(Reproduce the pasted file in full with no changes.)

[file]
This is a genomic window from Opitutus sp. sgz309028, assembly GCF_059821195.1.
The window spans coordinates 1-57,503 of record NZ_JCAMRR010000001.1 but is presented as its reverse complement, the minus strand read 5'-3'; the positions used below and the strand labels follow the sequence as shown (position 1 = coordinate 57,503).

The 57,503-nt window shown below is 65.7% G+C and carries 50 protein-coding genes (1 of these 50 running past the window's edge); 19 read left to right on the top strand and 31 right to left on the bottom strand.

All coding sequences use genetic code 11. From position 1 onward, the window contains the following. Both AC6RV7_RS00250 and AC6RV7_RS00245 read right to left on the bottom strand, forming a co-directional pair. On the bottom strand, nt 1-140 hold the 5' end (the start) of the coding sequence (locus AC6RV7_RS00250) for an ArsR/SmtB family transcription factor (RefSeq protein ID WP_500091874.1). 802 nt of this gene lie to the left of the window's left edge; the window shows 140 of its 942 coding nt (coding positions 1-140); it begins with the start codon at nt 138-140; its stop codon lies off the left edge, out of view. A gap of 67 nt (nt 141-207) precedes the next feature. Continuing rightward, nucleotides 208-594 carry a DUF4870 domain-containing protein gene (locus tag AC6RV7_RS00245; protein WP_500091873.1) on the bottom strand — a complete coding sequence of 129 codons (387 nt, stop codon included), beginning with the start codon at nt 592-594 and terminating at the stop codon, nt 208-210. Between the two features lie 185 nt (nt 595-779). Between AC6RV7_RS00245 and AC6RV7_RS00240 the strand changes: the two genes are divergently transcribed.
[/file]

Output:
This is a genomic window from Opitutus sp. sgz309028, assembly GCF_059821195.1.
The window spans coordinates 1-57,503 of record NZ_JCAMRR010000001.1 but is presented as its reverse complement, the minus strand read 5'-3'; the positions used below and the strand labels follow the sequence as shown (position 1 = coordinate 57,503).

The 57,503-nt window shown below is 65.7% G+C and carries 50 protein-coding genes (1 of these 50 running past the window's edge); 19 read left to right on the top strand and 31 right to left on the bottom strand.

All coding sequences use genetic code 11. From position 1 onward, the window contains the following. Both AC6RV7_RS00250 and AC6RV7_RS00245 read right to left on the bottom strand, forming a co-directional pair. On the bottom strand, nt 1-140 hold the 5' end (the start) of the coding sequence (locus AC6RV7_RS00250) for an ArsR/SmtB family transcription factor (RefSeq protein ID WP_500091874.1). 802 nt of this gene lie to the left of the window's left edge; the window shows 140 of its 942 coding nt (coding positions 1-140); it begins with the start codon at nt 138-140; its stop codon lies off the left edge, out of view. A gap of 67 nt (nt 141-207) precedes the next feature. Continuing rightward, nucleotides 208-594 carry a DUF4870 domain-containing protein gene (locus tag AC6RV7_RS00245; protein WP_500091873.1) on the bottom strand — a complete coding sequence of 129 codons (387 nt, stop codon included), beginning with the start codon at nt 592-594 and terminating at the stop codon, nt 208-210. Between the two features lie 185 nt (nt 595-779). Between AC6RV7_RS00245 and AC6RV7_RS00240 the strand changes: the two genes are divergently transcribed.